6. Ageing and Dementia: One of the greatest studies of ageing in English Literature is Shakespeare’s King Lear. Is it helpful to think about this play in the context of dementia? Why are sufferers of age-related memory loss often still able to recall the poems they have learned “by heart”?

Leading you through the course and readings will be:

  • Dr Paula Byrne: One of the world’s leading Jane Austen experts, who conceived of this course while researching how Austen’s novels were prescribed to victims of shellshock in World War 1.

  • Professor Jonathan Bate: A critic, biographer and reviewer; Man Booker Prize judge; and author of a prize-winning biography of the poet, John Clare, and Being Shakespeare - the hit one-man play for Simon Callow. Jonathan is also the Lead Educator on the immensely successful Shakespeare and his World FutureLearn course.

Along the way, you’ll also hear from doctors, who offer a medical perspective on the conditions discussed in the course, as well as from a range people who have turned to literature at moments of crisis, including such well-known figures as Melvyn Bragg, Ian McKellen and Stephen Fry.

You’ll have the opportunity to share your own experiences, discover new texts, and take part in activities that explore the relationship between reading and wellbeing. Start now by following the link to Professor Jonathan Bate and Dr Paula Byrne’s article for the FutureLearn blog ‘Can you find solace in a sonnet?’, where you can reflect on the calming and reassuring powers of a short poem.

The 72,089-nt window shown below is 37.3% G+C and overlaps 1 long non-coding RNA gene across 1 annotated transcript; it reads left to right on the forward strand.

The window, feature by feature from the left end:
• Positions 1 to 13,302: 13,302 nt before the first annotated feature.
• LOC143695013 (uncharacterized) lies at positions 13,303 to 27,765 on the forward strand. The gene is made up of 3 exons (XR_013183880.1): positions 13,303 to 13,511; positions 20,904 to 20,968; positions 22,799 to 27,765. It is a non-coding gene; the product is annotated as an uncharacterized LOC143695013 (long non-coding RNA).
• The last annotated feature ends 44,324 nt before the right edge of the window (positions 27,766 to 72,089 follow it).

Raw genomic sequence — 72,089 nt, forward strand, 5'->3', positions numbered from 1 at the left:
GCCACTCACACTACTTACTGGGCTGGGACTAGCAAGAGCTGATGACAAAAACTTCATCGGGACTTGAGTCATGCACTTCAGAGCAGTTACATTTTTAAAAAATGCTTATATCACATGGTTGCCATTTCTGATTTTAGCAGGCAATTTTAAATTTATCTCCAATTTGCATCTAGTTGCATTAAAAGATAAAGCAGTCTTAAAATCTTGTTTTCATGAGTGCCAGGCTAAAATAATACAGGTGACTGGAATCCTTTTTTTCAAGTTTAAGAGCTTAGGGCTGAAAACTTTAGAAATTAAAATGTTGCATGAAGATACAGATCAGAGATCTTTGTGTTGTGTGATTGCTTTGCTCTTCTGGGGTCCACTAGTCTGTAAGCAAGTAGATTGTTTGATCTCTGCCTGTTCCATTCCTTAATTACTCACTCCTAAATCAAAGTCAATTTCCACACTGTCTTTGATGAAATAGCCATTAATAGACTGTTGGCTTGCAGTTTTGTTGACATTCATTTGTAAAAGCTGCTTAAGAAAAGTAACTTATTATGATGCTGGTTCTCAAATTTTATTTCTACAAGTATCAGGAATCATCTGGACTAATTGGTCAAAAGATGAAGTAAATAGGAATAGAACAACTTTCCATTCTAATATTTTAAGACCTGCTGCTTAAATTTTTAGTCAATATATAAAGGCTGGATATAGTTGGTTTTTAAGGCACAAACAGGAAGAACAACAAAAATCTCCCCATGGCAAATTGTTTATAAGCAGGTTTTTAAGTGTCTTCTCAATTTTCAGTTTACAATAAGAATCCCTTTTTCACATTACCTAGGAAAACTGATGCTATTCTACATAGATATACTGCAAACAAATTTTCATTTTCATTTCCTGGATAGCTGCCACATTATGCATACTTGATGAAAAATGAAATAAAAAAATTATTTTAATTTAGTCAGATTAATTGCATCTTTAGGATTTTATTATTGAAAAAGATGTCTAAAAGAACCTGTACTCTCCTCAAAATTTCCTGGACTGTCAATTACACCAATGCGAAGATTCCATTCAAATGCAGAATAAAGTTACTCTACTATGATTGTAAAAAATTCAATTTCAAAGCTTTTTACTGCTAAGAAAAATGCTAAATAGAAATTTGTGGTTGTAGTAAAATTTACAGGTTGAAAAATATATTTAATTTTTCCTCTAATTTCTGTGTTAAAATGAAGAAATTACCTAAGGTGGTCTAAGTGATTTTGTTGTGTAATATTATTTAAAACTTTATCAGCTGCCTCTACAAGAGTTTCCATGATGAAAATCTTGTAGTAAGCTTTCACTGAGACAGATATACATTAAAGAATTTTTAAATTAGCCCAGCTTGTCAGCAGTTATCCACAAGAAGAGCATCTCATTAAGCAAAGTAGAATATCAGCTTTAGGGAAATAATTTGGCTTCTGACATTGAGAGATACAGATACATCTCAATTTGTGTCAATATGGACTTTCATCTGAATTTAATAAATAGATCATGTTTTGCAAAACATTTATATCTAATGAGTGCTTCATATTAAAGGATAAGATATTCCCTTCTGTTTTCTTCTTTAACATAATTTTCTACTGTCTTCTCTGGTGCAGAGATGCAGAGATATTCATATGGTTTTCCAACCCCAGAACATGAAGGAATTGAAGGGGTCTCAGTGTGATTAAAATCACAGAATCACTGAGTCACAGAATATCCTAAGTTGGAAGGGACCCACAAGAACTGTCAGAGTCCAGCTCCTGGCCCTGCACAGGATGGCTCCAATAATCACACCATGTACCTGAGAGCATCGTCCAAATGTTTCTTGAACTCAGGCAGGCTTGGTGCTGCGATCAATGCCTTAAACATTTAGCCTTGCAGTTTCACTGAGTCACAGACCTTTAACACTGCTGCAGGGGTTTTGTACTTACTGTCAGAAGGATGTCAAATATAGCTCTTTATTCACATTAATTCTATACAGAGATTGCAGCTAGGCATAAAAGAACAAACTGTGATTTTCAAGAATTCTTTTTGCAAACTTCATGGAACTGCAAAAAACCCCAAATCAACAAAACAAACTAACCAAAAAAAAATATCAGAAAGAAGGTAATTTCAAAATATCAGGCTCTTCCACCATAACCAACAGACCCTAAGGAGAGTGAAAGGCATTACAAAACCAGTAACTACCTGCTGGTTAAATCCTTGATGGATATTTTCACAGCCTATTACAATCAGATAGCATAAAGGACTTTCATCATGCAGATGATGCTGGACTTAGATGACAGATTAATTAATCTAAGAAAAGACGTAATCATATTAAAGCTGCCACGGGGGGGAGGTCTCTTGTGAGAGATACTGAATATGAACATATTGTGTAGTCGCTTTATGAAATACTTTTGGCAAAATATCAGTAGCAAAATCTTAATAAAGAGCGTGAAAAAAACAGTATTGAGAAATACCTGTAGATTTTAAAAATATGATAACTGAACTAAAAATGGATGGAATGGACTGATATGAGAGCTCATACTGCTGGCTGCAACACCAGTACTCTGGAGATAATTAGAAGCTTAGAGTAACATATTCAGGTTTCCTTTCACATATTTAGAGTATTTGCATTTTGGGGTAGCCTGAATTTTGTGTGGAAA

Come and join the conversation.

Learner comments

We have had such a hugely positive reaction to the course. Here are just a few of the wonderful comments learners have said about the course so far:

“I [have] loved this course, thank you. It has reminded me of the power of words to lift us up and that express emotions and conditions that can be hard to deal with. I have been inspired to read and write more poetry as a result. Thank you again!” - Susan Perry

“Thoroughly enjoyed the course and found it really rewarding. Excellent content and food for thought. I can’t praise it highly enough. I’m now totally convinced about the impact literature can have on mental health. I know it will help more people in future - literature, art and music has a tremendous power to help healing and promote mental well-being. It is a lifeline and a wonderful coping mechanism. It’s been great to learn from and share experiences with all the delegates too.” - Dr. Rachael Turner